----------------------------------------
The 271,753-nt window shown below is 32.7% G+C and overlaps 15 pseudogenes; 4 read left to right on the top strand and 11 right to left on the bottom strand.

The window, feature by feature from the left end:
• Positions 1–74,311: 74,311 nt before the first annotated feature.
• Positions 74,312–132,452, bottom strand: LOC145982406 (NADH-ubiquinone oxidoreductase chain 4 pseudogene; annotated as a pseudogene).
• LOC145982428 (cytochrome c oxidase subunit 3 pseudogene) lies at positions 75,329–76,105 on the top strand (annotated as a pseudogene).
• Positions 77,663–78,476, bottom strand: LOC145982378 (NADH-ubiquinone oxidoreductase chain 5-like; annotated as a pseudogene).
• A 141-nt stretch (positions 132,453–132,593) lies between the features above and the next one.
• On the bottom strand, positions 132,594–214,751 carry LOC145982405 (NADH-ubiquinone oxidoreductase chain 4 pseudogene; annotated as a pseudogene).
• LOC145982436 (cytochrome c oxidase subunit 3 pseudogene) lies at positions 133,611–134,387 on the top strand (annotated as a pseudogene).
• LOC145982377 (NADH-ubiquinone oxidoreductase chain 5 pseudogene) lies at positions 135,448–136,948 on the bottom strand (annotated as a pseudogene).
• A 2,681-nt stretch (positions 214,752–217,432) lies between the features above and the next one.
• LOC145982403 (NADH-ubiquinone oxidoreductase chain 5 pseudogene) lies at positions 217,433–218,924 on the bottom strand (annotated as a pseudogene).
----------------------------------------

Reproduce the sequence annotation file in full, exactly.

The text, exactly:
The 271,753-nt window shown below is 32.7% G+C and overlaps 15 pseudogenes; 4 read left to right on the top strand and 11 right to left on the bottom strand.

The window, feature by feature from the left end:
• Positions 1–74,311: 74,311 nt before the first annotated feature.
• Positions 74,312–132,452, bottom strand: LOC145982406 (NADH-ubiquinone oxidoreductase chain 4 pseudogene; annotated as a pseudogene).
• LOC145982428 (cytochrome c oxidase subunit 3 pseudogene) lies at positions 75,329–76,105 on the top strand (annotated as a pseudogene).
• Positions 77,663–78,476, bottom strand: LOC145982378 (NADH-ubiquinone oxidoreductase chain 5-like; annotated as a pseudogene).
• A 141-nt stretch (positions 132,453–132,593) lies between the features above and the next one.
• On the bottom strand, positions 132,594–214,751 carry LOC145982405 (NADH-ubiquinone oxidoreductase chain 4 pseudogene; annotated as a pseudogene).
• LOC145982436 (cytochrome c oxidase subunit 3 pseudogene) lies at positions 133,611–134,387 on the top strand (annotated as a pseudogene).
• LOC145982377 (NADH-ubiquinone oxidoreductase chain 5 pseudogene) lies at positions 135,448–136,948 on the bottom strand (annotated as a pseudogene).
• A 2,681-nt stretch (positions 214,752–217,432) lies between the features above and the next one.
• LOC145982403 (NADH-ubiquinone oxidoreductase chain 5 pseudogene) lies at positions 217,433–218,924 on the bottom strand (annotated as a pseudogene).